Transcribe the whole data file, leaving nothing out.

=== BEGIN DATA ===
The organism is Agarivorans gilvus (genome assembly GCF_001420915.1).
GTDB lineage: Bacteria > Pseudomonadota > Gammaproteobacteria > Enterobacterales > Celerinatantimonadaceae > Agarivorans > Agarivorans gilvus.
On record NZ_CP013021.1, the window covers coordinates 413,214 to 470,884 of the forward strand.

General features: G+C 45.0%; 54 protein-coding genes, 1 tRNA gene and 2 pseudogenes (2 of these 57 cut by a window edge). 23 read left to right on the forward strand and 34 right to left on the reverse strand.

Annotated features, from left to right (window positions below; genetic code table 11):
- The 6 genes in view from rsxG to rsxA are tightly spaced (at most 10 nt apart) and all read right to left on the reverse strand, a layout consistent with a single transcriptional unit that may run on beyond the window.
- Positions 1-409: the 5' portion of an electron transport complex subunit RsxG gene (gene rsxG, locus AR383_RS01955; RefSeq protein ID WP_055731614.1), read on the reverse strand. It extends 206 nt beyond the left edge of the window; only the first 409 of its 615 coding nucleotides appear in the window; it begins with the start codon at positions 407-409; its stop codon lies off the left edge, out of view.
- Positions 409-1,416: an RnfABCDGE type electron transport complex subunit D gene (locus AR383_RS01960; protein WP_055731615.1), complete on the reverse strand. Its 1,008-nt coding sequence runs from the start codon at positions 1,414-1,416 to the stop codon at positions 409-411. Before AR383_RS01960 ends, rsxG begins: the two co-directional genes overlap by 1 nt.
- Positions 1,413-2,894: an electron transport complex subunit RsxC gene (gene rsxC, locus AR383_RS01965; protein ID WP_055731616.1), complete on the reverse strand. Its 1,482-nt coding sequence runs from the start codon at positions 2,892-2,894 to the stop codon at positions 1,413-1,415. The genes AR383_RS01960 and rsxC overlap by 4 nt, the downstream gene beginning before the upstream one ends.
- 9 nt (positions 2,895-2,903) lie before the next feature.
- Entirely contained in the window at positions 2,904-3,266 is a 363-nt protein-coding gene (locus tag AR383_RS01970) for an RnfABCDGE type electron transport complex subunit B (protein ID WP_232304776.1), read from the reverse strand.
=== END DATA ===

The organism is Agarivorans gilvus (genome assembly GCF_001420915.1).
GTDB lineage: Bacteria > Pseudomonadota > Gammaproteobacteria > Enterobacterales > Celerinatantimonadaceae > Agarivorans > Agarivorans gilvus.
On record NZ_CP013021.1, the window covers coordinates 413,214 to 470,884 of the forward strand.

General features: G+C 45.0%; 54 protein-coding genes, 1 tRNA gene and 2 pseudogenes (2 of these 57 cut by a window edge). 23 read left to right on the forward strand and 34 right to left on the reverse strand.

Annotated features, from left to right (window positions below; genetic code table 11):
- The 6 genes in view from rsxG to rsxA are tightly spaced (at most 10 nt apart) and all read right to left on the reverse strand, a layout consistent with a single transcriptional unit that may run on beyond the window.
- Positions 1-409: the 5' portion of an electron transport complex subunit RsxG gene (gene rsxG, locus AR383_RS01955; RefSeq protein ID WP_055731614.1), read on the reverse strand. It extends 206 nt beyond the left edge of the window; only the first 409 of its 615 coding nucleotides appear in the window; it begins with the start codon at positions 407-409; its stop codon lies off the left edge, out of view.
- Positions 409-1,416: an RnfABCDGE type electron transport complex subunit D gene (locus AR383_RS01960; protein WP_055731615.1), complete on the reverse strand. Its 1,008-nt coding sequence runs from the start codon at positions 1,414-1,416 to the stop codon at positions 409-411. Before AR383_RS01960 ends, rsxG begins: the two co-directional genes overlap by 1 nt.
- Positions 1,413-2,894: an electron transport complex subunit RsxC gene (gene rsxC, locus AR383_RS01965; protein ID WP_055731616.1), complete on the reverse strand. Its 1,482-nt coding sequence runs from the start codon at positions 2,892-2,894 to the stop codon at positions 1,413-1,415. The genes AR383_RS01960 and rsxC overlap by 4 nt, the downstream gene beginning before the upstream one ends.
- 9 nt (positions 2,895-2,903) lie before the next feature.
- Entirely contained in the window at positions 2,904-3,266 is a 363-nt protein-coding gene (locus tag AR383_RS01970) for an RnfABCDGE type electron transport complex subunit B (protein ID WP_232304776.1), read from the reverse strand.